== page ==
Remembering your spell needs concentration require a bit too much… concentration? These helpful tools will remind you of conditions and won’t let you forget your inspiration.
There’s a lot going on at the D&D table and sometimes it can be difficult to keep track of who has which condition or which of the nameless hoard is where. Even with an army of minis and careful notes information is always going to get lost in the sauce. Not to mention some of us are visual learners and will immediately forget new information that we can’t see. For that, visual markers in D&D are so helpful and luckily there are a variety to chose from.
We use these exact condition rings at my D&D table, and as not-a-critter I didn’t know they were famous. But they deserve to be. They’re invaluable for keeping track of when your character has a condition or when you’ve thrown one at an enemy, and in large groups for knowing which enemy is effected. The bright colors make them easily distinguishable and the handy shape fits perfectly around most D&D mini bases. Or, they can wear them like a cute hoola hoop like in the picture above. Seriously, these are a lifesaver.
Simple, pretty, and easy to use, these markers are great for a dungeon master who doesn’t want to invest in a thousand different figures but still wants you to know what’s going on. Fighting a fey? Throw the fey chip down in their location. Encountered a friendly bard who won’t be around long enough to justify their own mini? There’s a chip for that, too. Conditions are included too with 90 diamond tokens as well as numbers for keeping track of initiative, death saves, or whatever else is important enough to count.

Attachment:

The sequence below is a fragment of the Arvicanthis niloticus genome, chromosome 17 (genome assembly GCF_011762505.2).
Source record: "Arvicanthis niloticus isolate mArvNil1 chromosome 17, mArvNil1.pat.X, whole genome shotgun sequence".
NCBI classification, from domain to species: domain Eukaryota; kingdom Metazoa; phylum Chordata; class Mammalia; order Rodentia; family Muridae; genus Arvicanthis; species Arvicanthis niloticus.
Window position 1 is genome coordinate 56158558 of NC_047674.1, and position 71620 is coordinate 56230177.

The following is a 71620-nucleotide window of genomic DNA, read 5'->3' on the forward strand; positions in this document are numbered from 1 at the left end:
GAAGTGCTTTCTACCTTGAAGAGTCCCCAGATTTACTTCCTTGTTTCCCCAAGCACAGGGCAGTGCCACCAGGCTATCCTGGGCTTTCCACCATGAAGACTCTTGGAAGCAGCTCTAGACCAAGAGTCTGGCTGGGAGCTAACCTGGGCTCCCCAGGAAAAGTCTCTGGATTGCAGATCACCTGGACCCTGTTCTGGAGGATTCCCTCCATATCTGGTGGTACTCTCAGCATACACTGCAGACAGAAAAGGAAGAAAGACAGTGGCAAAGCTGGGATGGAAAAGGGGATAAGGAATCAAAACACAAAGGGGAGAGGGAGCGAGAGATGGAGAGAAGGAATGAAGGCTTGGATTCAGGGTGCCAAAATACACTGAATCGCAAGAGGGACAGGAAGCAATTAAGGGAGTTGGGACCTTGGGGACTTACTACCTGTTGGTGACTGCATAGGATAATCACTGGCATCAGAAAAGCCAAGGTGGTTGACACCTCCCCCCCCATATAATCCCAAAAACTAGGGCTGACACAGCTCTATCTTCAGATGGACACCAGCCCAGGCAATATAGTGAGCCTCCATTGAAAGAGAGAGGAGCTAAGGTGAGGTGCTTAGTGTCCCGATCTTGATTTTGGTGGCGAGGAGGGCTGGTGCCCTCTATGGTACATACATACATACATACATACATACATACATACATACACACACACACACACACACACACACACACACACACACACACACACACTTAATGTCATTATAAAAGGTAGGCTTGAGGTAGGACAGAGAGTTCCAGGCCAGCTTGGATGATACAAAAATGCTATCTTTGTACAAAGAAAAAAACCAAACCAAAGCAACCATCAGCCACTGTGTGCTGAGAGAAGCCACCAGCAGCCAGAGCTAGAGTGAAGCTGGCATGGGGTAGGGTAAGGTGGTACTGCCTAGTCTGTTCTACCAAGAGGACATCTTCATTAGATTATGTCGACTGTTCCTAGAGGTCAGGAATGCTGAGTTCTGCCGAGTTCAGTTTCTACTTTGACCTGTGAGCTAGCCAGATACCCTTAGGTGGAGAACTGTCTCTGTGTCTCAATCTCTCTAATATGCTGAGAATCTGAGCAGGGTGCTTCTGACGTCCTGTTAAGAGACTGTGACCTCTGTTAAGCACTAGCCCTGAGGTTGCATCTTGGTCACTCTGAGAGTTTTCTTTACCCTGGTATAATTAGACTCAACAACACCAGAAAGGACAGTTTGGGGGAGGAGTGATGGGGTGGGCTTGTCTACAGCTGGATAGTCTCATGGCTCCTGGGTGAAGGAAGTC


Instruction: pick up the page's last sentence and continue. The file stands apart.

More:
Similarly, these coins represent the eight schools of magic, but can be used for anything in your game. Need to represent a lich or a wizard but also don’t care if they’re super specific? These are your markers. They’re pretty and aesthetically pleasing to fit in in any D&D game but general enough to fit in in any situation.
A little different than the others, but I think these leather condition cards belong with the rest of the bunch. When the bard gives me inspiration I pretty much need to be handed another extra die or I’ll forget that it’s there for me. Instead I could be handed a handy piece of leather with the description and know that it’s mine until I use it or lose it.
How often have you asked if your spell would reach or sat there and counted out squares of collateral damage? And radius is good and fine, but then there are cone shaped spells making everything a little bit more interesting. These spell markers show you exactly how much your spell is going to take up and who is in the danger zone. No questions, arguments, or tricks.
How do you keep all of the information at your table lined up? Are you the write-it-down sort of person or a visual-aid sort of person? Or do you just remember everything? Let us know in the comments!